IMG_7446

It was fitting we enjoyed our dinner at Cranky Pat’s during a preseason Green Bay Packer game on a Thursday night.  Even for a preseason game the bar was packed and a live DJ read raffle tickets and played pump-up songs during commercials.  Though the level of devotion these folks share for Cranky Pat’s might pale in comparison to that of the almighty Green and Gold, they do seem pretty committed to their cracker thin-crust pizza.

Cranky Pat’s gave me the same nostalgic sensation as my favorite Gus’ Pizza back in Whitewater, Wisconsin.  In both of these pizzerias you get the sense that they have been around the block and they know what they are doing.  While so many new restaurants fail, these places stand the test of time.  It’s said that only 10% of new businesses survive three years. So, what makes our old-school favorites stick?

The 10,000 hour rule.

The 10,000 hour rule says that 10,000 hours of “deliberate practice” is needed to become the master of a craft.  I figure I’ve been alive for around 11,000 days and I’ve eaten pizza probably somewhere around 2,000 times.  According to the 10,000 hour rule I’ve got a long way to go before I become a true pizza eating pro.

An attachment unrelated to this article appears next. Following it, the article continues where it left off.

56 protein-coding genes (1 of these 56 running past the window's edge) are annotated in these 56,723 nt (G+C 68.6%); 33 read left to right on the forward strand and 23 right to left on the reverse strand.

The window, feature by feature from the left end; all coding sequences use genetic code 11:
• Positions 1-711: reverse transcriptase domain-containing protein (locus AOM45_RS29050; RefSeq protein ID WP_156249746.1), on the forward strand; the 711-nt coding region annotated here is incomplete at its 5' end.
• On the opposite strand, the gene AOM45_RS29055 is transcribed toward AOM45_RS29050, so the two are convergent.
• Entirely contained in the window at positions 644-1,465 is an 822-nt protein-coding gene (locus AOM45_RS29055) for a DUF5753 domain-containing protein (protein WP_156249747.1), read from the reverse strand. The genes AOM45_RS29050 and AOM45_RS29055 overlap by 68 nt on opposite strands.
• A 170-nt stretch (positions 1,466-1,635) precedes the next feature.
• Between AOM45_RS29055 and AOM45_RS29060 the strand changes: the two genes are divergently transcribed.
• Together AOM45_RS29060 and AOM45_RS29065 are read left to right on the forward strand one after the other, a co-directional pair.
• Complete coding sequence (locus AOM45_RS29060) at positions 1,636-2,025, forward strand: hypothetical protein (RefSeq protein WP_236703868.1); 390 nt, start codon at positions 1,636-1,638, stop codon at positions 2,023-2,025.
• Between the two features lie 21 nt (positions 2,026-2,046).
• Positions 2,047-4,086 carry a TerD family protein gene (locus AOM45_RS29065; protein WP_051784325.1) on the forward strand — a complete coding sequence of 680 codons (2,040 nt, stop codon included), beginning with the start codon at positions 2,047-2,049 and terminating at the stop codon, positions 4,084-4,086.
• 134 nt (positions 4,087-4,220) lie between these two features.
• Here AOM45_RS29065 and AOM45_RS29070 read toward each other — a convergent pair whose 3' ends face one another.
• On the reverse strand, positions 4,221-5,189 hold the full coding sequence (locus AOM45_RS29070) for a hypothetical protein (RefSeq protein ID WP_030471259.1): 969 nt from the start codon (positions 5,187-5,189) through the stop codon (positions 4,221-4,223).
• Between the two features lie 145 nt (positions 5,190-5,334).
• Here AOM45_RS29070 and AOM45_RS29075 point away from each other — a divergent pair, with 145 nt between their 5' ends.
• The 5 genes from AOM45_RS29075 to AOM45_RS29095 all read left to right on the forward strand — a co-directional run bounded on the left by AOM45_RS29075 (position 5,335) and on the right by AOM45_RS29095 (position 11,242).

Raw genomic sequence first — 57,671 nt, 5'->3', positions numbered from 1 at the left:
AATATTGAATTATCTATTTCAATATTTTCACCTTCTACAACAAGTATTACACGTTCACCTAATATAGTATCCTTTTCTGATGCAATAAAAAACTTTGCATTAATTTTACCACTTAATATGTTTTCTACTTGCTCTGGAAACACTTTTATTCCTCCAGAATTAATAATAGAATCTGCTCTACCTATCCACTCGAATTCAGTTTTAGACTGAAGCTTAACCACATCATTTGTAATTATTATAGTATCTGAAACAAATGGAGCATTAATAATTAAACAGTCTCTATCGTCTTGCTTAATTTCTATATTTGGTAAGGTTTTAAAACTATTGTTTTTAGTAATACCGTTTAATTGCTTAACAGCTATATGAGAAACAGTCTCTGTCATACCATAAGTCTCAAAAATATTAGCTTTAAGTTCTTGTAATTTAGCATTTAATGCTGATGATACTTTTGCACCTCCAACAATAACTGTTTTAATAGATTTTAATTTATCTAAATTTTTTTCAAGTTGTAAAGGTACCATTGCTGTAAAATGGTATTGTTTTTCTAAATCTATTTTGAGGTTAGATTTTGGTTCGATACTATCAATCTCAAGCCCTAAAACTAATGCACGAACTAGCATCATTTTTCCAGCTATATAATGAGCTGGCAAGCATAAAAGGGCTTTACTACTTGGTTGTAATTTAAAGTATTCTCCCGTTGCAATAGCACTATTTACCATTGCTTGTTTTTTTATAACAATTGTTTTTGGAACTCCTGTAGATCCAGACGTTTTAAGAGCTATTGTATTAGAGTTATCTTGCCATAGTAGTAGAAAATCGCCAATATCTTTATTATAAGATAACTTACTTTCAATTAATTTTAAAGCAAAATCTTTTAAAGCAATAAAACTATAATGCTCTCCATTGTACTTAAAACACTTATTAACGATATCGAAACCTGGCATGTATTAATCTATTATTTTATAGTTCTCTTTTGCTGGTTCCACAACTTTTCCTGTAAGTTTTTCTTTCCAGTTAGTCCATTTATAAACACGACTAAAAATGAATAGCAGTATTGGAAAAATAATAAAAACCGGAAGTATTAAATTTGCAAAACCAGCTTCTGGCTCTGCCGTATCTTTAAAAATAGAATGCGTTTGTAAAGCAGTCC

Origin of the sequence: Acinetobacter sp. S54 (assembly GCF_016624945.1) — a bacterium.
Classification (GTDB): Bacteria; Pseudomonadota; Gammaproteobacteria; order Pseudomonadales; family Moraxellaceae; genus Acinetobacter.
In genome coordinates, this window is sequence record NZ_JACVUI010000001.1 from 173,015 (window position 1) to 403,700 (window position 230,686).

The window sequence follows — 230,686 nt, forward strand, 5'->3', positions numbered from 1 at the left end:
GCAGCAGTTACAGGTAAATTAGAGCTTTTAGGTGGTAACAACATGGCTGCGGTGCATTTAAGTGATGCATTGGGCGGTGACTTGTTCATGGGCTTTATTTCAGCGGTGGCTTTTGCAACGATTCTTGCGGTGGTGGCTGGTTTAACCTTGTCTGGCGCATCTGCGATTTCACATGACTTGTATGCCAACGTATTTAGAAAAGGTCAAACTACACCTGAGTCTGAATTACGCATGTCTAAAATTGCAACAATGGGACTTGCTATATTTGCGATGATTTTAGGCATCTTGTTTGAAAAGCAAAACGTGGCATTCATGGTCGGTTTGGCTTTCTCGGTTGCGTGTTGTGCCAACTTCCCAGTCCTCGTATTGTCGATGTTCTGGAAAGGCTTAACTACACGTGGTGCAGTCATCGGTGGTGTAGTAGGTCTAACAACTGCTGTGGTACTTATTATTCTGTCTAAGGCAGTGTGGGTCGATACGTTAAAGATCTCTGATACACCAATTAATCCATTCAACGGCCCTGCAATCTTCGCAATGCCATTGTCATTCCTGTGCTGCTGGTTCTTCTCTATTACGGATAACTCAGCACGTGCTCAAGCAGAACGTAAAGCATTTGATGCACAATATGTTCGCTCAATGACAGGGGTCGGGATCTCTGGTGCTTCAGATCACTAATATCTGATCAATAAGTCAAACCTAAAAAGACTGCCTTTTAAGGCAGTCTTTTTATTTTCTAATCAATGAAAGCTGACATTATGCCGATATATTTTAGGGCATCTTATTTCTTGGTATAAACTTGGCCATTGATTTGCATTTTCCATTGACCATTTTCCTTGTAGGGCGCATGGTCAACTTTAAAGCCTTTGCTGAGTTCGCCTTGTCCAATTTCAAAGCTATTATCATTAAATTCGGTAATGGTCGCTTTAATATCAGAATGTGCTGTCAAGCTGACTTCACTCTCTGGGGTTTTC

Cranky Pat’s has been around since 1955 that means they have hand-crafted homemade sausage, cut pizza into squares and put it all in a bag for 62 years.  The owner and employees have spent thousands of hours honing their craft. Places like Cranky Pat’s and Gus’s Pizza (est. 1962) have put in well over 10,000 hours of making pizza and you can tell in their product.

img_7449.jpg

10,000 pizzas devoted.

In Malcolm Gladwell’s New York Times best seller Outliers he says “ten thousand hours is the magic number of greatness.” He gives the example of The Beatles hitting their 10,000 hours of “deliberate practice” by playing 8-hour sets, seven days a week in Hamburg, Germany years before their mass success in America.  He also discusses how Bill Gates hit his 10,000 early on with unique exposure to computers and coding as a teenager.  That experience allowed him years of extra practice and a huge advantage in the emerging computer business in the 1970’s.

IMG_0638 (1)

The takeaway from these success stories is that you’ve got to put in the time to be great at something.  Practice and dedication are what enable people and businesses to achieve the highest level of accomplishment. Years of commitment to honing a craft is a big piece of what allows establishments like Cranky Pat’s and Gus’s Pizza to create lasting legacies.

What pizza taught me:

By devoting our time and committing ourselves to a skill, we can master it. A quality pizza consistently served over 62 years is bound to become a “hole in the wall” cult classic, even if it’s served in a bag.

What I’m eating: Cranky Pat’s Pizzeria; cheese pizza, sausage and pepperoni pizza, “Cranky Sticks” with ranch and marinara.

What I’m reading: Outliers -Malcolm Gladwell